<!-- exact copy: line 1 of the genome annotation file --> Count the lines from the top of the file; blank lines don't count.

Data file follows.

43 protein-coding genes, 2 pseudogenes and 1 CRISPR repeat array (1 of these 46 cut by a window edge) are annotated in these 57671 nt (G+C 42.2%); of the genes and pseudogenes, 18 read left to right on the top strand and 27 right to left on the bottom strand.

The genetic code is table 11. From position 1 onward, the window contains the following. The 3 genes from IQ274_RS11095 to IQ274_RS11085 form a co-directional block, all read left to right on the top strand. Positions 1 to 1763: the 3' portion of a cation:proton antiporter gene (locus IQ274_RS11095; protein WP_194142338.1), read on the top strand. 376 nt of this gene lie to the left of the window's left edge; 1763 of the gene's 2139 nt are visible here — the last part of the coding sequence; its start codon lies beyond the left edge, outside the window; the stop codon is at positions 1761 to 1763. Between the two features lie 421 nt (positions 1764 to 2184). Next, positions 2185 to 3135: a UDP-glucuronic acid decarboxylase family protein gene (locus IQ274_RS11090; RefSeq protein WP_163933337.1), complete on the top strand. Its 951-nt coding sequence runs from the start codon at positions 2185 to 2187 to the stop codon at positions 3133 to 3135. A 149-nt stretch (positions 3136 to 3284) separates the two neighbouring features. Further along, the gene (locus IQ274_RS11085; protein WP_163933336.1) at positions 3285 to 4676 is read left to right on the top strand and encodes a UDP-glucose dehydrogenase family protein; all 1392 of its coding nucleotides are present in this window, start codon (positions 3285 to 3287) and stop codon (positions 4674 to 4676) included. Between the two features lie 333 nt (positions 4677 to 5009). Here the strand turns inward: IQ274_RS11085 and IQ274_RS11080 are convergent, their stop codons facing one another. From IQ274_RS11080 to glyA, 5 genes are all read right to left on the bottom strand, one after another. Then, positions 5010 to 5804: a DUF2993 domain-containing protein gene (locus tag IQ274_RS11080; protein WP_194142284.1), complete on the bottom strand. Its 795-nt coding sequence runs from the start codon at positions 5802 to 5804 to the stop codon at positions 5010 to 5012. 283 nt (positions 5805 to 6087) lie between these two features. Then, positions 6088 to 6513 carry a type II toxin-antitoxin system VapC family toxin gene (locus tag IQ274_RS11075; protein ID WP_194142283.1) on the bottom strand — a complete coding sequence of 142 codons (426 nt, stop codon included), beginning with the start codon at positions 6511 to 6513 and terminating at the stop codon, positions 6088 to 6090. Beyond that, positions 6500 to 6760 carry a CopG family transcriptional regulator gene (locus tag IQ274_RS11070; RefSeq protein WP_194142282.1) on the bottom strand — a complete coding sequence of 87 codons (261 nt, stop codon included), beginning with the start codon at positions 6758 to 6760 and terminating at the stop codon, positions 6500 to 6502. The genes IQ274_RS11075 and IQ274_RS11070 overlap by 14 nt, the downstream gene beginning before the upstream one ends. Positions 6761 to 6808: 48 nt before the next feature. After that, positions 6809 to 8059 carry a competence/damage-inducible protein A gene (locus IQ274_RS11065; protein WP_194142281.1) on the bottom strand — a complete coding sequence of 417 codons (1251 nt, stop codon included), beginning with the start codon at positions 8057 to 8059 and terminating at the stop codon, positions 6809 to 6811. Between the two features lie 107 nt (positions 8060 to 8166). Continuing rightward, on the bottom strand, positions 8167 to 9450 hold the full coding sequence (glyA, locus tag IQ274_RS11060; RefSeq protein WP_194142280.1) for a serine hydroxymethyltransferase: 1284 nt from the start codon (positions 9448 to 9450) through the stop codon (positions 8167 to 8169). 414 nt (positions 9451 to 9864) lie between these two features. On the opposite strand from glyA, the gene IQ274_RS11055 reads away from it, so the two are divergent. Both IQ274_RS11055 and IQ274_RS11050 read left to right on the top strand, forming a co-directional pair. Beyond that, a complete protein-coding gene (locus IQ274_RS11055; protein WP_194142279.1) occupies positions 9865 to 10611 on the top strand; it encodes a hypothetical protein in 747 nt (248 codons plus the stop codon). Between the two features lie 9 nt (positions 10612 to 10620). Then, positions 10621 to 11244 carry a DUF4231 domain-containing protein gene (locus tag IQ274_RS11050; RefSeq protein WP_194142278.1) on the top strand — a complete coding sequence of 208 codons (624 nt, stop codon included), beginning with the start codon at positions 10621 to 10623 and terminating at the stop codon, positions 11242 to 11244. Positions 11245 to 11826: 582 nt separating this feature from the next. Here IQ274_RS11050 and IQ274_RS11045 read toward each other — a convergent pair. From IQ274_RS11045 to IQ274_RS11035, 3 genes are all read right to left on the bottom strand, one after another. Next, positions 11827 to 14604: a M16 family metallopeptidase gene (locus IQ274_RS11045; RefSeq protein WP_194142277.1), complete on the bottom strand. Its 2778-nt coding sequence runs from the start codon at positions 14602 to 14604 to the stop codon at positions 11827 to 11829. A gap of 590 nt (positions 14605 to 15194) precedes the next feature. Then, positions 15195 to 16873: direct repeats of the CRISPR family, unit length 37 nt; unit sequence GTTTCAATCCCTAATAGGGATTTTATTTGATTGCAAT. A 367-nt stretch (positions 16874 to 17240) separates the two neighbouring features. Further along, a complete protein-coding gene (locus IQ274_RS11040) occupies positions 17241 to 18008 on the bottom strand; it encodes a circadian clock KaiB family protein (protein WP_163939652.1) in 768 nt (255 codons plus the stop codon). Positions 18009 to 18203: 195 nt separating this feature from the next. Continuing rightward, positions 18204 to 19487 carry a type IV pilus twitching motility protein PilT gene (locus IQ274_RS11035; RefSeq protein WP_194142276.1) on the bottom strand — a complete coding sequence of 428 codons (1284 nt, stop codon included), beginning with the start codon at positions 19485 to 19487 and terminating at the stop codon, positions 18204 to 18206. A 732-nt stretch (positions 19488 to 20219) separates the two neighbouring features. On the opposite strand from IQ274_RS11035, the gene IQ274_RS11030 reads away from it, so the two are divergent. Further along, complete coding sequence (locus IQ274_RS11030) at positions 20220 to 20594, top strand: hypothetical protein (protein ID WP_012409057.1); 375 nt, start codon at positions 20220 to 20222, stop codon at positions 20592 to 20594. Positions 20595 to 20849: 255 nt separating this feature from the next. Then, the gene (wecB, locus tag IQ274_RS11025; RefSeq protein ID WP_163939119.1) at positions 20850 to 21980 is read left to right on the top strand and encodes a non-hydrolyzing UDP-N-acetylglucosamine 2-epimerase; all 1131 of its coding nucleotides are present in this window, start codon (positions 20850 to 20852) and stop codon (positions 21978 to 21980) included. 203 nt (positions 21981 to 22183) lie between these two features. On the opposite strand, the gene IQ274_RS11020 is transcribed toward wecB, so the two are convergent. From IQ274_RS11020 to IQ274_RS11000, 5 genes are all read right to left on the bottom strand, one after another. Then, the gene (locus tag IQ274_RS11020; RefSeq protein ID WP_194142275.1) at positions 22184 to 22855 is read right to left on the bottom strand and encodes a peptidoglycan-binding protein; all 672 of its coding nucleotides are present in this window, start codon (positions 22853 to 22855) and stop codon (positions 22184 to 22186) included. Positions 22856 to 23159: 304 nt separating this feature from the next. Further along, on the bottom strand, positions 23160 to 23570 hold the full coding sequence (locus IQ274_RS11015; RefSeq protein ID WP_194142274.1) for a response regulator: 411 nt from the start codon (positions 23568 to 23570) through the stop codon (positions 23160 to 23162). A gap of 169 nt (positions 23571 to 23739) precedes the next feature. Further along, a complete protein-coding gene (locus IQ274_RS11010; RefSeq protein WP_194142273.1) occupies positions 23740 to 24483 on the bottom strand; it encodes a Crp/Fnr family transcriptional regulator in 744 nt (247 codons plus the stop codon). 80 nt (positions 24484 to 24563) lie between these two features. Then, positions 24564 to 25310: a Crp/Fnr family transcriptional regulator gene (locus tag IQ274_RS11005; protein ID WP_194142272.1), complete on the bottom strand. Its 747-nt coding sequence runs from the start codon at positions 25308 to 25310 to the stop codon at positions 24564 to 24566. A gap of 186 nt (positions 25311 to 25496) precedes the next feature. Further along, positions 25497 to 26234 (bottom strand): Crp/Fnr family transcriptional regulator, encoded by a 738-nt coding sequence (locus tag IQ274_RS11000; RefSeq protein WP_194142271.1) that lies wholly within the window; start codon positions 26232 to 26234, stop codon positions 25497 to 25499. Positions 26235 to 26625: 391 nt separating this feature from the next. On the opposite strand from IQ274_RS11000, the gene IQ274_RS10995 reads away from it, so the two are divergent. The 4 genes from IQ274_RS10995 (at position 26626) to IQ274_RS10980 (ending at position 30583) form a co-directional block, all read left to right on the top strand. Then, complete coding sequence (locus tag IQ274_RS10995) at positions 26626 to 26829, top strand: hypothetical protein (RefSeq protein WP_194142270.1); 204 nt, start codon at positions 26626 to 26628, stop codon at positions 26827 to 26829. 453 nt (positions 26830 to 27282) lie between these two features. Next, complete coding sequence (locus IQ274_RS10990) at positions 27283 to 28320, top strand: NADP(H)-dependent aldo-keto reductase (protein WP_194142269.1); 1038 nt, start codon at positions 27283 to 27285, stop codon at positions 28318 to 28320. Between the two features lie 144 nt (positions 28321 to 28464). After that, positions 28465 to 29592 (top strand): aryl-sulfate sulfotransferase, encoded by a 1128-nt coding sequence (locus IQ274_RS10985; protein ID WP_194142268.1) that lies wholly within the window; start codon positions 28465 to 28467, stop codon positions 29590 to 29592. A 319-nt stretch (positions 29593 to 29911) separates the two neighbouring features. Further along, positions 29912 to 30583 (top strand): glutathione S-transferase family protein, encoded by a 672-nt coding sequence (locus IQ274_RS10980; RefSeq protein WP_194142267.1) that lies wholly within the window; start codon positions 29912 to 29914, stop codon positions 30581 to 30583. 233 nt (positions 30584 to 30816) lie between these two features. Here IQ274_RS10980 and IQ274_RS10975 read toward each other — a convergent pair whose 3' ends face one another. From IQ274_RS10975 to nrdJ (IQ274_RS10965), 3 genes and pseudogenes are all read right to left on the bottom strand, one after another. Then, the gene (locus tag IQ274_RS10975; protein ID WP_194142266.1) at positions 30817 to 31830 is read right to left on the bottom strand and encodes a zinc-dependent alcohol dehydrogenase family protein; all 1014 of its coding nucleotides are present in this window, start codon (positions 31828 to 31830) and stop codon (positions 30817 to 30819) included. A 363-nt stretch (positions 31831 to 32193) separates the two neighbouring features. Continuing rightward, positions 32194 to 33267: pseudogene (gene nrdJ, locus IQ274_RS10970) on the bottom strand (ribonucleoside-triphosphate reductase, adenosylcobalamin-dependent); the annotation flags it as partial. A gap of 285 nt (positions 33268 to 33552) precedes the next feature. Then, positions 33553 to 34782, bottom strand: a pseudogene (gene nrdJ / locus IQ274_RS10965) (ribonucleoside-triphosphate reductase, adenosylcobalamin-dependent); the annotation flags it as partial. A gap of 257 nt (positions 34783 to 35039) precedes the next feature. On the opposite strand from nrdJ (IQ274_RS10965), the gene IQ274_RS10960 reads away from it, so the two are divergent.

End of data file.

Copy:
43 protein-coding genes, 2 pseudogenes and 1 CRISPR repeat array (1 of these 46 cut by a window edge) are annotated in these 57671 nt (G+C 42.2%); of the genes and pseudogenes, 18 read left to right on the top strand and 27 right to left on the bottom strand.